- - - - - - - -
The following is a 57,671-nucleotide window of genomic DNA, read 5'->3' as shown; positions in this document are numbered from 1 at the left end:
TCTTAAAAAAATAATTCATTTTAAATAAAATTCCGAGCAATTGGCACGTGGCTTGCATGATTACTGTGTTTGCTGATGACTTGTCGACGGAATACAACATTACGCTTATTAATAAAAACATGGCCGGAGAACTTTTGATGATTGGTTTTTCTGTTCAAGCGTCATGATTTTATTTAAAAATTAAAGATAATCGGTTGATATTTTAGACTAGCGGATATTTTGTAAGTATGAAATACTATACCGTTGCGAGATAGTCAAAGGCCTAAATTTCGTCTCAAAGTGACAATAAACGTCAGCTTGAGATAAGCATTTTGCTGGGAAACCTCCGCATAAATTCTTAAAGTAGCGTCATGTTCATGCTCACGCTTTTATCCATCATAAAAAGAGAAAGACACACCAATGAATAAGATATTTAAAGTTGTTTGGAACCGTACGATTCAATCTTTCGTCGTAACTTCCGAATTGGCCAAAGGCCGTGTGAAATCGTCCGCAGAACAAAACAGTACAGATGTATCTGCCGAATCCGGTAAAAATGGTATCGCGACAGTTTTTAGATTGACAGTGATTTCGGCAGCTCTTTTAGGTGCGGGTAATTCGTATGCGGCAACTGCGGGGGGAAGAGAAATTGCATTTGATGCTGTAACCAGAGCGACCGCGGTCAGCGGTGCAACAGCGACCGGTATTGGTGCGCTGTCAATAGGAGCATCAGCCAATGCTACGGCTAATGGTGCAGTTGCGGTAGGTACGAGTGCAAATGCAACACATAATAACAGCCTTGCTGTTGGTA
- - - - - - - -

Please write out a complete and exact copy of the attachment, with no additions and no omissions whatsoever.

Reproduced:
The following is a 57,671-nucleotide window of genomic DNA, read 5'->3' as shown; positions in this document are numbered from 1 at the left end:
TCTTAAAAAAATAATTCATTTTAAATAAAATTCCGAGCAATTGGCACGTGGCTTGCATGATTACTGTGTTTGCTGATGACTTGTCGACGGAATACAACATTACGCTTATTAATAAAAACATGGCCGGAGAACTTTTGATGATTGGTTTTTCTGTTCAAGCGTCATGATTTTATTTAAAAATTAAAGATAATCGGTTGATATTTTAGACTAGCGGATATTTTGTAAGTATGAAATACTATACCGTTGCGAGATAGTCAAAGGCCTAAATTTCGTCTCAAAGTGACAATAAACGTCAGCTTGAGATAAGCATTTTGCTGGGAAACCTCCGCATAAATTCTTAAAGTAGCGTCATGTTCATGCTCACGCTTTTATCCATCATAAAAAGAGAAAGACACACCAATGAATAAGATATTTAAAGTTGTTTGGAACCGTACGATTCAATCTTTCGTCGTAACTTCCGAATTGGCCAAAGGCCGTGTGAAATCGTCCGCAGAACAAAACAGTACAGATGTATCTGCCGAATCCGGTAAAAATGGTATCGCGACAGTTTTTAGATTGACAGTGATTTCGGCAGCTCTTTTAGGTGCGGGTAATTCGTATGCGGCAACTGCGGGGGGAAGAGAAATTGCATTTGATGCTGTAACCAGAGCGACCGCGGTCAGCGGTGCAACAGCGACCGGTATTGGTGCGCTGTCAATAGGAGCATCAGCCAATGCTACGGCTAATGGTGCAGTTGCGGTAGGTACGAGTGCAAATGCAACACATAATAACAGCCTTGCTGTTGGTA